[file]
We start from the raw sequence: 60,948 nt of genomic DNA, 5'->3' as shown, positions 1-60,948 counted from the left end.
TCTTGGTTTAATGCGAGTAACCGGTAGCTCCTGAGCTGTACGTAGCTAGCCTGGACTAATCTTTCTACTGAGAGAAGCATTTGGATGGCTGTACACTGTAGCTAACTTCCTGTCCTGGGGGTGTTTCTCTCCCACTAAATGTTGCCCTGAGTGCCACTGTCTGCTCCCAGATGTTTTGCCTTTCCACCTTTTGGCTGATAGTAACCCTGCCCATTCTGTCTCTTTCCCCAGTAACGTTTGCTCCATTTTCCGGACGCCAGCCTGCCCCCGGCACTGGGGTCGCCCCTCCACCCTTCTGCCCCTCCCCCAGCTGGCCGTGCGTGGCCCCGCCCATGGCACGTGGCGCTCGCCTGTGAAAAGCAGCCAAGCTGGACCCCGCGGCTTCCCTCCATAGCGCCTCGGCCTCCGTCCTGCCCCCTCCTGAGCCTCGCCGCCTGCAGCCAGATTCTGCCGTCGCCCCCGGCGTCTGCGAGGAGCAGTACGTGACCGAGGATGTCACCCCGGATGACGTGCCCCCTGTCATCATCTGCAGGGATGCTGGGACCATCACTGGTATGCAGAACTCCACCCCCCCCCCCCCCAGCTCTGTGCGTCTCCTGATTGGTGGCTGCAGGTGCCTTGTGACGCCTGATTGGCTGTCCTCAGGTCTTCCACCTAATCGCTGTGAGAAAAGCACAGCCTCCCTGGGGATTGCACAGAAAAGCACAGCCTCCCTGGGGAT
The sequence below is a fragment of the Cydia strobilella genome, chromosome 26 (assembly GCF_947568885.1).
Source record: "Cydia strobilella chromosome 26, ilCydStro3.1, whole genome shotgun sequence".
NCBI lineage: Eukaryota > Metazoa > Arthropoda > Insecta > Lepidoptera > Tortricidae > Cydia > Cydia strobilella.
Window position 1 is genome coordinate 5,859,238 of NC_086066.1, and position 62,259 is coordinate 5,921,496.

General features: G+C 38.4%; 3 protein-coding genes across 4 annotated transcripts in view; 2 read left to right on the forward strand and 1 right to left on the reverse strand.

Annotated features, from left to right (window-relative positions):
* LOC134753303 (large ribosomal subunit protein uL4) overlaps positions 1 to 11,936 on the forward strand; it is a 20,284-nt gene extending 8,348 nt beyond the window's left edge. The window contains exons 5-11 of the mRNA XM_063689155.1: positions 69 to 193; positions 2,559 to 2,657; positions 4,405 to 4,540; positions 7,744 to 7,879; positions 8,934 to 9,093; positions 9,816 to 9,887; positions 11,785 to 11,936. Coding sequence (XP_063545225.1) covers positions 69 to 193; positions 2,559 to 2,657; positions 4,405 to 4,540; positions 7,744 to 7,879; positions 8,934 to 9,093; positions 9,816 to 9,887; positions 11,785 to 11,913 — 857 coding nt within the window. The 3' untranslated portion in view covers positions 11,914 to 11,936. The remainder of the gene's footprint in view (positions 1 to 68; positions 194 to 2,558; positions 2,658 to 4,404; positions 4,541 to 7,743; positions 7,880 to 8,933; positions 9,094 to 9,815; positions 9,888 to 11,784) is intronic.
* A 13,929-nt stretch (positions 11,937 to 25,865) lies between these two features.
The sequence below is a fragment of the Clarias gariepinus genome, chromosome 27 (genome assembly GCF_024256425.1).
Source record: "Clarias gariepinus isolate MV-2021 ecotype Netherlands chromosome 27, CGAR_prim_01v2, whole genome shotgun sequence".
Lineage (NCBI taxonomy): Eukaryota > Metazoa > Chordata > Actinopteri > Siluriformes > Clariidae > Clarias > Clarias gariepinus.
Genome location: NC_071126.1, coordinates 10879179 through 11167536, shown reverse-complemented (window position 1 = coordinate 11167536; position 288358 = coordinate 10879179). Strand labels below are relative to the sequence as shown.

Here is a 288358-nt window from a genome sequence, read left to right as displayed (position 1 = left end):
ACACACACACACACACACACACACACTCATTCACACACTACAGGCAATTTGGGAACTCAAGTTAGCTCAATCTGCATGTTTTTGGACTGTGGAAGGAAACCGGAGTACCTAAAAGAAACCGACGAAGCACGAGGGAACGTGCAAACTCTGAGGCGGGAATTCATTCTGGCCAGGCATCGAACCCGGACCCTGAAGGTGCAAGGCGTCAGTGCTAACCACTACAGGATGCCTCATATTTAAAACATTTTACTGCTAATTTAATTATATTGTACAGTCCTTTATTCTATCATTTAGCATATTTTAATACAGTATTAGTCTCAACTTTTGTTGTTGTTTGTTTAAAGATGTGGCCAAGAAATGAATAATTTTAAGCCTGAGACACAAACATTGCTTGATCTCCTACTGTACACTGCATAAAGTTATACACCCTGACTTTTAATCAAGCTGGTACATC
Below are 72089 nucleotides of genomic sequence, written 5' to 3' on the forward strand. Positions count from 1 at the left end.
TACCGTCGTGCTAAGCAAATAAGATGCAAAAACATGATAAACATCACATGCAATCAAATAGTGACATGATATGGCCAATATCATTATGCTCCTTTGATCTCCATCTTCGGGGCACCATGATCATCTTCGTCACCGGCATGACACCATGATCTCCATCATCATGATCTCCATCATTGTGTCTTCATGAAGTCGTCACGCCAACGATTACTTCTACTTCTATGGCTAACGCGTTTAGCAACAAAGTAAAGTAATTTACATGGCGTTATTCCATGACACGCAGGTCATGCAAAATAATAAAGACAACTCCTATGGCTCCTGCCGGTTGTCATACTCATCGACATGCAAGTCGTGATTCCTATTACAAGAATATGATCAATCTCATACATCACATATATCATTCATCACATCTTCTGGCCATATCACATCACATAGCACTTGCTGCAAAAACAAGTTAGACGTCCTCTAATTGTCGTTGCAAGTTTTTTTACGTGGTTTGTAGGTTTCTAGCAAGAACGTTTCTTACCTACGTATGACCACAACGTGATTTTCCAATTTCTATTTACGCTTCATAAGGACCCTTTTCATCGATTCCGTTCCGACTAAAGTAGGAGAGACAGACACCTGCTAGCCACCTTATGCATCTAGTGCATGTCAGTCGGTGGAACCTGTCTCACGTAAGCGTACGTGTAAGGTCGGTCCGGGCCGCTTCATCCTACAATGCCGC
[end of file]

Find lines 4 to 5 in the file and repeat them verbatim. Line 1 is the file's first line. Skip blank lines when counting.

Source record: "Cydia strobilella chromosome 26, ilCydStro3.1, whole genome shotgun sequence".
NCBI lineage: Eukaryota > Metazoa > Arthropoda > Insecta > Lepidoptera > Tortricidae > Cydia > Cydia strobilella.